I regularly talk to young leaders through my blog, and many of them feel they are working for a controlling leader.
In a recent post, I talked about the three results of controlling leadership.
In full disclosure, one of my top strengths on the StrengthsFinder assessment is COMMAND. I’ll take over if no one else in the room will—so some of the young leaders on my team may have felt that way about me at times. I have to discipline myself not to be a controlling leader.
But it’s a value for me personally not to be one, so I consistently try to evaluate. (And I’ve let teams I lead evaluate me.) And also granted, as I’ve posted previously, I believe there are some things a leader needs to control—especially early in their leadership. For example, I have controlled (or micromanaged) the hiring of key staff members during my beginning years of church revitalization. We are changing a culture. I am building a team—one I don’t have to control. And that’s worked well so far.
The odd thing I find is that many controlling leaders never really know they are one. They may actually even believe they are being good leaders—making sure things go well for the organization.
As I’ve pointed out in previous posts about this issue, controlling leaders are ever present in the church.
So, maybe if you’re reading this, you are still wondering if you might be a controlling leader. Or if you work for one.
Here are Seven Warning Signs that you may be a Controlling Leader:
1.Your team struggles to share new ideas.
Are people sheepish around you when they have an idea that may be different from yours? Do they start apologizing prior to approaching you with a new idea? Do they appear timid, fearful, even reluctant to share a thought? This may be on them—it might be on you, leader.
2. You think you’re wonderful.
I don’t mean this to be funny. When a leader is in the control position, because of their own confidence, they can often feel everyone approves of all they are doing. A controlling leader may not really know how people feel about them. They assume everyone approves of their leadership.
3. You always know you’re right.
Because you are—right? Seriously, if you never question your own judgment—if you never even think you need to get others’ opinions on your ideas—you might be a controlling leader.
4. You control information.
Do you enjoy keeping others with less information than you have? Do you like to be in the power position—if information is power? (And it is.) If you control the information, you’ll almost always control what is done with the information. And you just might be a controlling leader.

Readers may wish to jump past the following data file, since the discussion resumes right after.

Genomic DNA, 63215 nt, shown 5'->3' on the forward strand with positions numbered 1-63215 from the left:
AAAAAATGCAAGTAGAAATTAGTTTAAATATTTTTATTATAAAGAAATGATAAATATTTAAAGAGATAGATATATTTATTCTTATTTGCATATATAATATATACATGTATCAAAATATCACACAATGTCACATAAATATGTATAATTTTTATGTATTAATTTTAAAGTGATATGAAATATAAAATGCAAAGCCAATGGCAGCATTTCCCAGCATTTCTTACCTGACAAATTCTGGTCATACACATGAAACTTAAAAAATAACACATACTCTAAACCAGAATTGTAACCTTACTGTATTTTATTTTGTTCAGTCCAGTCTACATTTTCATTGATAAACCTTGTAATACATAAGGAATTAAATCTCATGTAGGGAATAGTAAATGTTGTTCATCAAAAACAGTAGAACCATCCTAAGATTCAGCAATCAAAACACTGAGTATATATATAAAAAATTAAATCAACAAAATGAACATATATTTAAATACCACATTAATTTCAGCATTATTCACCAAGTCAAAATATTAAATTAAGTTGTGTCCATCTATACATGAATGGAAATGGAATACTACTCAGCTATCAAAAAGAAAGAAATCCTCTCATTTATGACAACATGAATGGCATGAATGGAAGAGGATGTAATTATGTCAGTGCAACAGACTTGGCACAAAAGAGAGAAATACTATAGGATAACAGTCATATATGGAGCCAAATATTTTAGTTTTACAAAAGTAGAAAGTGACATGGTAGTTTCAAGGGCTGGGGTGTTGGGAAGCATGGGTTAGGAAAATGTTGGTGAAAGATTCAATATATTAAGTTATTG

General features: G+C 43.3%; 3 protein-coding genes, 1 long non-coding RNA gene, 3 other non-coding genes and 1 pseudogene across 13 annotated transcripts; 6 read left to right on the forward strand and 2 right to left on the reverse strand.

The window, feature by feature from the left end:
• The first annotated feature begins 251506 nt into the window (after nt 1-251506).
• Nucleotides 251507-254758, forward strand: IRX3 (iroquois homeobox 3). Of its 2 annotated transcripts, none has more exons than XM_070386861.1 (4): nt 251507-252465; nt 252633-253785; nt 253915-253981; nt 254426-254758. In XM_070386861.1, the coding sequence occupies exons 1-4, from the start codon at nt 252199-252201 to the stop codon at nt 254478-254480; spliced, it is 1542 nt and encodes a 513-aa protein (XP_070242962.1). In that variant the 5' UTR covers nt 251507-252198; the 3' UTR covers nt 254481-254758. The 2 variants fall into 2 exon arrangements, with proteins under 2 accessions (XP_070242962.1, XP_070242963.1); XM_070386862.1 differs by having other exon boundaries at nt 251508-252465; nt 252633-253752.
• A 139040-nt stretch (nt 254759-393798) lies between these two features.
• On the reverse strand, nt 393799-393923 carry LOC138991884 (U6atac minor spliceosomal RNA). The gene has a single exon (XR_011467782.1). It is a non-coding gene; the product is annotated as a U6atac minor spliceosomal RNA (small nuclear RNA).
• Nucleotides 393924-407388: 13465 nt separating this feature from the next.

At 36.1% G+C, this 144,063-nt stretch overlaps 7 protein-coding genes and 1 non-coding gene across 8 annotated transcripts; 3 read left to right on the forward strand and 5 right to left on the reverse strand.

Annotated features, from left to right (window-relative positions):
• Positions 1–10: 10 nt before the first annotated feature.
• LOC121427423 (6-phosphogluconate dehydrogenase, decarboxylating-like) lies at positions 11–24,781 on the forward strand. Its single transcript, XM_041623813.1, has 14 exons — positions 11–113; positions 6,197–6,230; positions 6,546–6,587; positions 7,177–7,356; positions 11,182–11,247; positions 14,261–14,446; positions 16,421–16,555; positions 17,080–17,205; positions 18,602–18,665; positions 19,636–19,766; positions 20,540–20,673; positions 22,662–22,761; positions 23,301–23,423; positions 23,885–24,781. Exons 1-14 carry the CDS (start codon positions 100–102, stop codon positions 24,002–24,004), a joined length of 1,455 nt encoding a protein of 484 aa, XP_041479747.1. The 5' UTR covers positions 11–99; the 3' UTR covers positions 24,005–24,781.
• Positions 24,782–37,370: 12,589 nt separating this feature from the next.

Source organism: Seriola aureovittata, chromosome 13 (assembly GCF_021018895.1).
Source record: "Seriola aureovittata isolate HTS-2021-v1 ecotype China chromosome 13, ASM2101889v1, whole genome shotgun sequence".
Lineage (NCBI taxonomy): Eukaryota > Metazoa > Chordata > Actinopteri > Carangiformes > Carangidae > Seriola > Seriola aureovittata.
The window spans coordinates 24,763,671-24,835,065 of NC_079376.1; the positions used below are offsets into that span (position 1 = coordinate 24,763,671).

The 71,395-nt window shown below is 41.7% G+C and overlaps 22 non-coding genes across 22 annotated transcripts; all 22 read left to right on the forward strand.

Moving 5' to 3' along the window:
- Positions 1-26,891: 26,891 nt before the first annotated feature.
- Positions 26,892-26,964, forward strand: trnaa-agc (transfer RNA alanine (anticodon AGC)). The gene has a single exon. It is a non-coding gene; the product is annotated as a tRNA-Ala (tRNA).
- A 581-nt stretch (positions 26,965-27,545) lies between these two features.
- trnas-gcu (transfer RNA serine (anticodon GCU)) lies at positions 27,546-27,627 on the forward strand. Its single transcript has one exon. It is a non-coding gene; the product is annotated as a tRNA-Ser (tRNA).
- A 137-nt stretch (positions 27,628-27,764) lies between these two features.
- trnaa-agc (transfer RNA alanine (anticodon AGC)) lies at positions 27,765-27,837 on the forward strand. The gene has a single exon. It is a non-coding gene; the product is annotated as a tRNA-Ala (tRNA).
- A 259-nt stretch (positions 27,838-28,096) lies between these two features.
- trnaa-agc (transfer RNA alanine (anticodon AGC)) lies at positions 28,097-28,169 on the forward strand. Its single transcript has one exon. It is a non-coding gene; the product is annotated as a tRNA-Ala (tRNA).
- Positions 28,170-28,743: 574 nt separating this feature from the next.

5. You are part of every decision.
Do you think you should be involved in making all the decisions your church or organization makes? Seriously. Be honest. A controlling leader can’t stand when they weren’t part of making the decision—especially if it proves to be a good one—or if people start getting credit for something in which they had no part. If you still can’t decide if you’re a controlling leader, use that as a scenario and judge for yourself how you would feel: The decision is made. It’s genius. Everyone applauds. You’re on the sidelines.
6. You can’t let go of the reins.
Do you fear others being in control of a project? Does it make you nervous? Do you feel the need to continually step back in and check on things? I’m not suggesting a leader delegates and disappears. That’s not good leadership either. But if you can never let someone truly be the primary leader of a task, you might be a controlling leader.
7. You ARE the final authority—on every decision.
Think for just a minute about the decisions made in the organization in the last year—or even the last month. Did you have to sign off on all of them? Were there any significant decisions made that you weren’t a part of making? Again, be honest.
Have you ever worked for a controlling leader? Are you one? How would your team answer these questions about you?
Ron EdmondsonRon Edmondson is a pastor and church leader passionate about planting churches, helping established churches thrive, and assisting pastors and those in ministry think through leadership, strategy and life. Ron has over 20 years business experience, mostly as a self-employed business owner, and he's been helping church grow vocationally for over 10 years.
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